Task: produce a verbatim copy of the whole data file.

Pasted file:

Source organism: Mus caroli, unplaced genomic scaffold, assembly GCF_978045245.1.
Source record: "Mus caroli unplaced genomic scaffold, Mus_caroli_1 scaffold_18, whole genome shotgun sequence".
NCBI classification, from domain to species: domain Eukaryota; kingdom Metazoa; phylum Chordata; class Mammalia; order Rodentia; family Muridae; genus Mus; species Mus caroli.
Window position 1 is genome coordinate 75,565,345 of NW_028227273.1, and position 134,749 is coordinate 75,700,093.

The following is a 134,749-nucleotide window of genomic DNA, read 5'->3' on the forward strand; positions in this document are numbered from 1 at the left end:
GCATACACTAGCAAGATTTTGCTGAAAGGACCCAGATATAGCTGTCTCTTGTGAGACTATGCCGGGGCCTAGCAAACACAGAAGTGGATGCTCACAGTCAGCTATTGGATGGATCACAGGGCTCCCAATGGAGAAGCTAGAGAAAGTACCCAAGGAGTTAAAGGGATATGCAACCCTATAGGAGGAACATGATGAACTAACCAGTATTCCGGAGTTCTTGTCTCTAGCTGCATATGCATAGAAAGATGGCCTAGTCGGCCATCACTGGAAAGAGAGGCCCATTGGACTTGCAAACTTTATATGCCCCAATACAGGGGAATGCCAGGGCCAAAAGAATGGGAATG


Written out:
Source organism: Mus caroli, unplaced genomic scaffold, assembly GCF_978045245.1.
Source record: "Mus caroli unplaced genomic scaffold, Mus_caroli_1 scaffold_18, whole genome shotgun sequence".
NCBI classification, from domain to species: domain Eukaryota; kingdom Metazoa; phylum Chordata; class Mammalia; order Rodentia; family Muridae; genus Mus; species Mus caroli.
Window position 1 is genome coordinate 75,565,345 of NW_028227273.1, and position 134,749 is coordinate 75,700,093.

The following is a 134,749-nucleotide window of genomic DNA, read 5'->3' on the forward strand; positions in this document are numbered from 1 at the left end:
GCATACACTAGCAAGATTTTGCTGAAAGGACCCAGATATAGCTGTCTCTTGTGAGACTATGCCGGGGCCTAGCAAACACAGAAGTGGATGCTCACAGTCAGCTATTGGATGGATCACAGGGCTCCCAATGGAGAAGCTAGAGAAAGTACCCAAGGAGTTAAAGGGATATGCAACCCTATAGGAGGAACATGATGAACTAACCAGTATTCCGGAGTTCTTGTCTCTAGCTGCATATGCATAGAAAGATGGCCTAGTCGGCCATCACTGGAAAGAGAGGCCCATTGGACTTGCAAACTTTATATGCCCCAATACAGGGGAATGCCAGGGCCAAAAGAATGGGAATG